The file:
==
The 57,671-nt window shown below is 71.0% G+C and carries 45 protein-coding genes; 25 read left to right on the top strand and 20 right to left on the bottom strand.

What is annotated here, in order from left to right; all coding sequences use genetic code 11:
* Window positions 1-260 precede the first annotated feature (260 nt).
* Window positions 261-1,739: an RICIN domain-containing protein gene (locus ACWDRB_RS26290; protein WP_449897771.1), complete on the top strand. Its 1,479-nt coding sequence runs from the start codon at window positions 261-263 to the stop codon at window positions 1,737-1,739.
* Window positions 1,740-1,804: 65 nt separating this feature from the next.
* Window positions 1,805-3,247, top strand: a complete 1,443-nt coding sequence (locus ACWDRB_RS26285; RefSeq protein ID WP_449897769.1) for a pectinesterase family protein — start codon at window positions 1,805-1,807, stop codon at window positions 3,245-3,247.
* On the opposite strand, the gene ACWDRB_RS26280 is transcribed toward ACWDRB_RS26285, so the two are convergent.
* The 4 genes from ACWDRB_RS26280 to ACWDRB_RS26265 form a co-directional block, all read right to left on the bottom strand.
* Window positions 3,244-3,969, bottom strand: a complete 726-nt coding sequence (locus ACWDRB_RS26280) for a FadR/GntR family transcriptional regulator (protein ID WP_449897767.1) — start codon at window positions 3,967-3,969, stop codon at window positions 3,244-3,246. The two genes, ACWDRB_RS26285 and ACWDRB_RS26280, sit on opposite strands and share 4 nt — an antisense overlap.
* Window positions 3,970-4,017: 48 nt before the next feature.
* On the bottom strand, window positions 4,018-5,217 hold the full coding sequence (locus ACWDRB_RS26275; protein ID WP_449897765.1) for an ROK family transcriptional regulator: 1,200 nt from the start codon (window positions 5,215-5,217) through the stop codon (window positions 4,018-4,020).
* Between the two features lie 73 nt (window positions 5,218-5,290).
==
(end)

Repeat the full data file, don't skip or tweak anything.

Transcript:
The 57,671-nt window shown below is 71.0% G+C and carries 45 protein-coding genes; 25 read left to right on the top strand and 20 right to left on the bottom strand.

What is annotated here, in order from left to right; all coding sequences use genetic code 11:
* Window positions 1-260 precede the first annotated feature (260 nt).
* Window positions 261-1,739: an RICIN domain-containing protein gene (locus ACWDRB_RS26290; protein WP_449897771.1), complete on the top strand. Its 1,479-nt coding sequence runs from the start codon at window positions 261-263 to the stop codon at window positions 1,737-1,739.
* Window positions 1,740-1,804: 65 nt separating this feature from the next.
* Window positions 1,805-3,247, top strand: a complete 1,443-nt coding sequence (locus ACWDRB_RS26285; RefSeq protein ID WP_449897769.1) for a pectinesterase family protein — start codon at window positions 1,805-1,807, stop codon at window positions 3,245-3,247.
* On the opposite strand, the gene ACWDRB_RS26280 is transcribed toward ACWDRB_RS26285, so the two are convergent.
* The 4 genes from ACWDRB_RS26280 to ACWDRB_RS26265 form a co-directional block, all read right to left on the bottom strand.
* Window positions 3,244-3,969, bottom strand: a complete 726-nt coding sequence (locus ACWDRB_RS26280) for a FadR/GntR family transcriptional regulator (protein ID WP_449897767.1) — start codon at window positions 3,967-3,969, stop codon at window positions 3,244-3,246. The two genes, ACWDRB_RS26285 and ACWDRB_RS26280, sit on opposite strands and share 4 nt — an antisense overlap.
* Window positions 3,970-4,017: 48 nt before the next feature.
* On the bottom strand, window positions 4,018-5,217 hold the full coding sequence (locus ACWDRB_RS26275; protein ID WP_449897765.1) for an ROK family transcriptional regulator: 1,200 nt from the start codon (window positions 5,215-5,217) through the stop codon (window positions 4,018-4,020).
* Between the two features lie 73 nt (window positions 5,218-5,290).